Elgin Open-Faced Pocket Watch used on SPRR

My Father-in-Law died at the beginning of this year, he was a retired Engineer with the Southern Pacific Railroad (44 years). Earlier this week my husband’s mom asked him over to go over two pocket watches that his dad used on the railroad. He is hoping one day to get his Great-Grandfather’s pocket watch, but she’s not ready to part with that yet which is wholly understandable!

This is the one he picked out ~ while I’m not sure it can be considered a true railroad pocket watch, as it does not quite meet the requirements below…my FIL did use it on the railroad. 🙂 Well worn watch!

The General Railroad Timepiece Standards were adopted by most railroads in 1893. They had to meet the following standards:

A railroad watch had to be open faced, size 16 or 18, have a minimum of 17 jewels, adjusted to at least five positions, keep time accurately to within 30 seconds a week, adjusted to temps of 34 to 100 degrees F. have a double roller, steel escape wheel, lever set, regulator, winding stem at 12 o’clock, and have bold black arabic numerals on a white dial, with black hands.

It’s an Open-faced Elgin ~

Serial number: 21500078
Year 1918
Grade 317
Class 106
Size 18
15 Jewels

The case is Fahys Montauk Guaranteed 20 Years. From research online I found that “The Fahys Montauk case is a gold-filled case, 15-year if made up to March 1898, 20-year if made thereafter.”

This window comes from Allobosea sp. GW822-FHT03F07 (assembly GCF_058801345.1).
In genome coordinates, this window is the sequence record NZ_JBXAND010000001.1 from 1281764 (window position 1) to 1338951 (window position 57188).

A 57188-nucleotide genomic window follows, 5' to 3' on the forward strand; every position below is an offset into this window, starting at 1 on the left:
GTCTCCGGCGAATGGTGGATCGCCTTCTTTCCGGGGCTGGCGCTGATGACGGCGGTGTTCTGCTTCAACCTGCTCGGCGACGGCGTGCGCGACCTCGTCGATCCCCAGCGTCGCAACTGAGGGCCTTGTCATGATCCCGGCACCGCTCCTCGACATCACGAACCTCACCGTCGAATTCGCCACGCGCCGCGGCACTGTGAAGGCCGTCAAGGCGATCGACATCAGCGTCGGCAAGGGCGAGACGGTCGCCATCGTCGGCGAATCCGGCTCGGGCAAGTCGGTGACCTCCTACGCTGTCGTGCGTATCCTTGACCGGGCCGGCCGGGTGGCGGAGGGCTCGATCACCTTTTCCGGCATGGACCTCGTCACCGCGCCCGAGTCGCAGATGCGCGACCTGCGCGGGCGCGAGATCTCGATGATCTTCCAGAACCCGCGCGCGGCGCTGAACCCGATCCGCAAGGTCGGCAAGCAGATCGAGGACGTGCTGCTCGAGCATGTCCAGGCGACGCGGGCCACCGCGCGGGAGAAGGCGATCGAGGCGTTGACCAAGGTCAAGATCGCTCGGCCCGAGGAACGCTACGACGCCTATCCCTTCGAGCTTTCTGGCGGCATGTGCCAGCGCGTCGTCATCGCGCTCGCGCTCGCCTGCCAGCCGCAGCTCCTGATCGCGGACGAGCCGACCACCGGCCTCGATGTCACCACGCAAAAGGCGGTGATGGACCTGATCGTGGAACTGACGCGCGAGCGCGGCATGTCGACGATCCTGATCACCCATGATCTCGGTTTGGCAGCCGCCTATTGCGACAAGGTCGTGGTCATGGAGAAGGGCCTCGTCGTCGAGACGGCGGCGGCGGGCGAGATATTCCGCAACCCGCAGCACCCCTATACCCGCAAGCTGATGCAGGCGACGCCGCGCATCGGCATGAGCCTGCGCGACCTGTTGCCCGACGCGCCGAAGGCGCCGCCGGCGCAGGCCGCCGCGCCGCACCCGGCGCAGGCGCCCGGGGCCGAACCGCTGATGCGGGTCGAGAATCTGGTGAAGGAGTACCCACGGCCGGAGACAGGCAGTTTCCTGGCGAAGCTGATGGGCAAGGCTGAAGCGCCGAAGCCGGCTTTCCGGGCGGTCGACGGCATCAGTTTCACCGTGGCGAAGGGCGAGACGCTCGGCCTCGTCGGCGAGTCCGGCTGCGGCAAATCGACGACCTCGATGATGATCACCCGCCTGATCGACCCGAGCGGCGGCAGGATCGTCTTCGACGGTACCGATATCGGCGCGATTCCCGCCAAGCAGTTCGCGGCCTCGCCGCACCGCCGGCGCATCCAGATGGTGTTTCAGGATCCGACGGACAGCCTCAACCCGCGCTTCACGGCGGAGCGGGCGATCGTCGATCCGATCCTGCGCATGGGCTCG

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About sleepycathollow

I'm Michelle and live in Northern Nevada ~ beautiful mix of high desert and the Sierra. While I work at the University, I'd rather take pictures, play with fountain pensioned ink, garden, cook, craft and make quilts. :)
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3 Responses to Elgin Open-Faced Pocket Watch used on SPRR

  1. Tickled Red says:

    Oh I am so very sorry for his & your loss. I know that it will take a while for y’all to adjust and my heart goes out to you.

    I love the watch that he chose, my grandfather always wore a pocket watch attached to a leather braided he made.

    Xoxo

  2. Quilty says:

    Gilbert, Engle & Shugart, Complete Price Guide to Watches, Tinderbox Press, USA. 2008 ed. prices this particular watch on Page 183 as worth between $100 and $200, the higher value being for one in MINT (as though never worn, with original packaging) condition.

  3. April says:

    That is really, really special. What a neat piece of history to have, and the more so for being family-connected. : )

    My hubby loves pocket watches.

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